With the recognition that these conditions are characteristic of the industry as a whole, I undertook research to identify robot development companies. Over the next several years, this led to an expanding relationship with Transitions Research Corporation (TRC) led by Joe Engelberger, who became a life-long friend and my mentor. Joe’s enthusiasm for adapting robotic technology to floor cleaning proved instrumental in raising over $10 million in funding from Electrolux to assist TRC in the development. The first model was launched in 1987 under the RoboKent brand.
The First Floor Cleaning Robot by RoboKent - 1987
1st generation machines hit the market
Over the next decade, a number of companies emerged as industry pioneers. They included:
Cyberworks "Cybervac" NO COVER Early 1990's
CYBERCLEAN SYSTEMS:The First Fully Autonomous Vacuum Cleaning Robot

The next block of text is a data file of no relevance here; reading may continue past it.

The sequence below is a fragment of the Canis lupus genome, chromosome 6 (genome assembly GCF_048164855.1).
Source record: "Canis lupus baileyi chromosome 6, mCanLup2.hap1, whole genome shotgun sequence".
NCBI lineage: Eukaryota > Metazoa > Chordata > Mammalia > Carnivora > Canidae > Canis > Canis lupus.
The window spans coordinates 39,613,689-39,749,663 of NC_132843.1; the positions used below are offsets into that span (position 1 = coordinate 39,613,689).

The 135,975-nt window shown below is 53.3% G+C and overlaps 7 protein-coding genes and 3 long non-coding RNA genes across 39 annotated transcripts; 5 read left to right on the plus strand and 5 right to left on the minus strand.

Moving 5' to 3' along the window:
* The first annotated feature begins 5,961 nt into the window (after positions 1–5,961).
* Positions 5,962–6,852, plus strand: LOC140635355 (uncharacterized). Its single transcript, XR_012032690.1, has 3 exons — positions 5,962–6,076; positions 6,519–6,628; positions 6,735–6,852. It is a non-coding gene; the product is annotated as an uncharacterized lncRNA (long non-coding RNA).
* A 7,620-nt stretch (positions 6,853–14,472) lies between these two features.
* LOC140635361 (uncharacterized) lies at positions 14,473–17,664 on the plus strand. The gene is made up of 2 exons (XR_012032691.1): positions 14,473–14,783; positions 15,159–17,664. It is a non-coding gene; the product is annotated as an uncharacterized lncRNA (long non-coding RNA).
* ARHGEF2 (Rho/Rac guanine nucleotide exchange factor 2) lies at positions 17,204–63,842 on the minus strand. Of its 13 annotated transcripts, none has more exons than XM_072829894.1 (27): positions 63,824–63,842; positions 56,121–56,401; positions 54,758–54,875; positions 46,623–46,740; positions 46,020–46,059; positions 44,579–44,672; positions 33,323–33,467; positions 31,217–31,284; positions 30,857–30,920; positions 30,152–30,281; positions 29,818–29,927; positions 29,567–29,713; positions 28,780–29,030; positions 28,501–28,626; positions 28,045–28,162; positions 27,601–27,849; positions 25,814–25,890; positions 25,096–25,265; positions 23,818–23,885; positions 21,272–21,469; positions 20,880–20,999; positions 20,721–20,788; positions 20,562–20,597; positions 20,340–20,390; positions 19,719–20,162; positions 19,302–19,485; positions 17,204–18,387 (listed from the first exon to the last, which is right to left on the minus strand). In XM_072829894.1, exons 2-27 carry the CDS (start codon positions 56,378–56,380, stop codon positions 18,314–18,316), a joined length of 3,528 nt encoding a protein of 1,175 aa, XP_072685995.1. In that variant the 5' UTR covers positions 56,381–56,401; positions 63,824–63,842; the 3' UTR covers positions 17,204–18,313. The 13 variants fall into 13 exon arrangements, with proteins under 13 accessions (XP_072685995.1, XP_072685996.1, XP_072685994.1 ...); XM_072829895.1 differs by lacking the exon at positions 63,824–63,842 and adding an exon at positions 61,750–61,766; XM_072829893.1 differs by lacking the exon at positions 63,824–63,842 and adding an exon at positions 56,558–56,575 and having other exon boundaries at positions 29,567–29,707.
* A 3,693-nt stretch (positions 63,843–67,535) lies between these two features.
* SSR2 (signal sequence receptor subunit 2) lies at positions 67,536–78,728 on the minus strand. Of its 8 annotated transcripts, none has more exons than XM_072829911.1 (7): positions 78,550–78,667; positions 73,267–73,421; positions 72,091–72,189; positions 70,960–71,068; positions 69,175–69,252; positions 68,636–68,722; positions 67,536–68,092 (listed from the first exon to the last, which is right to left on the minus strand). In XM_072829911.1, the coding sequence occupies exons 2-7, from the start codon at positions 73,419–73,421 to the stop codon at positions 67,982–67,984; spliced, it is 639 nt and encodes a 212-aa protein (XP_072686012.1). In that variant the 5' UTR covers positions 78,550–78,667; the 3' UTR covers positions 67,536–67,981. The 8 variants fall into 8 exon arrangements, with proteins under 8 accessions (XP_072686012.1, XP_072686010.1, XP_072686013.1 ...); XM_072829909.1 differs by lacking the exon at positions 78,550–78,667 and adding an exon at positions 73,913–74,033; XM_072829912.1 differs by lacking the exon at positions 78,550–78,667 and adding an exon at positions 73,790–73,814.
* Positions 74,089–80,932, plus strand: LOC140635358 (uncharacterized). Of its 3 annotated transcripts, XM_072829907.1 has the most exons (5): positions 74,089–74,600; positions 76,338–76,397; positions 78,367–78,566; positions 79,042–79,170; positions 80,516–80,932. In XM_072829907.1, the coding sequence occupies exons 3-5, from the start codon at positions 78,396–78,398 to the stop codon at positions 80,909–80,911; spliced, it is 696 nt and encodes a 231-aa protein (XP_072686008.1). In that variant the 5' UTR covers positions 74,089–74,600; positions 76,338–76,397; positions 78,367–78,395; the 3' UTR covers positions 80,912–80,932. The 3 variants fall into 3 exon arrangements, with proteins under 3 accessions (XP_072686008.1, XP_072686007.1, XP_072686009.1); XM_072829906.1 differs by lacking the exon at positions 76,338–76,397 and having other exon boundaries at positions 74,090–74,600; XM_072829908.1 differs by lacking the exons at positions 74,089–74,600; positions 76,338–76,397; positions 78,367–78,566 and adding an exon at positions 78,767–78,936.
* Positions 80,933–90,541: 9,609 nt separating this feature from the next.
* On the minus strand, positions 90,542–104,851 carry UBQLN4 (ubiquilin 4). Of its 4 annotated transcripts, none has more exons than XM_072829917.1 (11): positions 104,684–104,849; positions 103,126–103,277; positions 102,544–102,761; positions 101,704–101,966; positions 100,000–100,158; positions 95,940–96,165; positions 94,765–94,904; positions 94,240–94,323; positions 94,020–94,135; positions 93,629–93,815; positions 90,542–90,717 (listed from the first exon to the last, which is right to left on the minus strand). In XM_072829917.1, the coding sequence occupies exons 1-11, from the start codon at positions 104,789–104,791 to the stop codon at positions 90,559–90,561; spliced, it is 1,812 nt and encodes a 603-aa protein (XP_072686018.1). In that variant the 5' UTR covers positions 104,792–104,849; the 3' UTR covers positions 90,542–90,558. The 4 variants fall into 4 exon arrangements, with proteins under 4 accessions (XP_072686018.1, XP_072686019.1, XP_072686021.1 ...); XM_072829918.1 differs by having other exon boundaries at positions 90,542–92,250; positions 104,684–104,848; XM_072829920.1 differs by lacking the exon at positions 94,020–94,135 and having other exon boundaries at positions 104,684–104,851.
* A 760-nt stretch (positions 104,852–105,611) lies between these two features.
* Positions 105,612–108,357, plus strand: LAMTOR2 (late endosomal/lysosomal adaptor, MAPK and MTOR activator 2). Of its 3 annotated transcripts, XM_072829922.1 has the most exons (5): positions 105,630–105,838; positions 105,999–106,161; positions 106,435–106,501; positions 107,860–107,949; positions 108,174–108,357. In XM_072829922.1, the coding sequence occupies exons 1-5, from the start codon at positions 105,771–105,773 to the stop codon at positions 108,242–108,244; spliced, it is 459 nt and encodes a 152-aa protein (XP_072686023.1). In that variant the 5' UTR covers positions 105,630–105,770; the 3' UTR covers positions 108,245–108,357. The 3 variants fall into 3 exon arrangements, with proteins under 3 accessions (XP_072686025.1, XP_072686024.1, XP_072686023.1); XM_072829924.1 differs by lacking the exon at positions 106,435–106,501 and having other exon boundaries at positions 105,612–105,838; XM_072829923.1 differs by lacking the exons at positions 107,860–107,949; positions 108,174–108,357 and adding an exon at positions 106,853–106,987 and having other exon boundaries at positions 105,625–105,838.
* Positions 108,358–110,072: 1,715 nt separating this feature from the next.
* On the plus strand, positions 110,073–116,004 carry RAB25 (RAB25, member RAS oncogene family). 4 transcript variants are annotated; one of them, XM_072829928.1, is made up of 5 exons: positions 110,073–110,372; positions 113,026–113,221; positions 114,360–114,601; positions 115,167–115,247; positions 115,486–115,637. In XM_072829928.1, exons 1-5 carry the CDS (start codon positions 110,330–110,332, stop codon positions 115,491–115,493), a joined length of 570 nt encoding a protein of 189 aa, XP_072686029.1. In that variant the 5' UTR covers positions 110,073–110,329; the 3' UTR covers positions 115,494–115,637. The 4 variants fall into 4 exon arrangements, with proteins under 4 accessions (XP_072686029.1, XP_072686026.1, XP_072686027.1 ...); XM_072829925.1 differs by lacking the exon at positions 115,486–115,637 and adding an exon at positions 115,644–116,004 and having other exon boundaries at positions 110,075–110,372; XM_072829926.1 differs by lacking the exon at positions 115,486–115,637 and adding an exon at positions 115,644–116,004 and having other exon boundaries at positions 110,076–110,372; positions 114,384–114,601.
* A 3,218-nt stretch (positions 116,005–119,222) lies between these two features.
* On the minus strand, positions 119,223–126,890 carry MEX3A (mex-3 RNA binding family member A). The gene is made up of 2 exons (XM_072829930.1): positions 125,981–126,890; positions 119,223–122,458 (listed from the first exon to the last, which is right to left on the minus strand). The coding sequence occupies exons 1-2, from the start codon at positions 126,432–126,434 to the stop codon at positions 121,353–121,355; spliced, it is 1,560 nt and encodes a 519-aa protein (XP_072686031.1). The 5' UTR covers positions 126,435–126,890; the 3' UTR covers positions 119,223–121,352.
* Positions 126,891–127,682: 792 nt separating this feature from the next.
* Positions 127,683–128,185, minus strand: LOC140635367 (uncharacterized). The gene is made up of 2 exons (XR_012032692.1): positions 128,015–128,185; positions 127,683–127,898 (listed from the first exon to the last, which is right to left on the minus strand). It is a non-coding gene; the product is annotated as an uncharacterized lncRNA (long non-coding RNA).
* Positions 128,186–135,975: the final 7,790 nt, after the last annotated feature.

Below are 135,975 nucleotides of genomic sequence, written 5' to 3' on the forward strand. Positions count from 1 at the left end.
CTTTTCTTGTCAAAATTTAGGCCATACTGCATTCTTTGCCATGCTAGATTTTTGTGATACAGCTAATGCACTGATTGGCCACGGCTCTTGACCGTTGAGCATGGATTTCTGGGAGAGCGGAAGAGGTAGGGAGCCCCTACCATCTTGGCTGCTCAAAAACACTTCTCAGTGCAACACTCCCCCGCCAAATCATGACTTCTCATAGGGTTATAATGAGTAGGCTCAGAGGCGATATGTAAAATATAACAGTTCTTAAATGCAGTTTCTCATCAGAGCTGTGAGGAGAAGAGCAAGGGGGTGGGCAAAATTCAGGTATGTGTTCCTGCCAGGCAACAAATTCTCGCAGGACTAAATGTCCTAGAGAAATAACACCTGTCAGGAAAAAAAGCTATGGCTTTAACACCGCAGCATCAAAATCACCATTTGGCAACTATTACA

Needing No Human Intervention to Vacuum hallways in a Building - 1997
Robots developed during this time covered applications for sweeping, vacuuming, floor scrubbing, courier services and guard security. As the industry entered the 21st century, however, commercial success was missing altogether. Why was this the case? Putting the issue of cost aside, inadequate performance was the main reason.
The principal performance challenges that these first-generation products encountered included:
Seeing and interpreting the working environment proved much harder in the field than in the lab. The popular and predominant sensor of choice at this time, ultrasonics, while cost-effective, had significant limitations. Moreover, consistently and accurately navigating the prescribed cleaning area proved unreliable as floor scrubbers depended on calculations tied to the rotation of the wheels. Wet floors would result in wheel slippage, which led directly to errors in distance calculations and robots that failed to clean the entirety of the programmed surfaces. Worse yet, if the error was significant, the robot would get lost and would be unable to re-establish the correct route.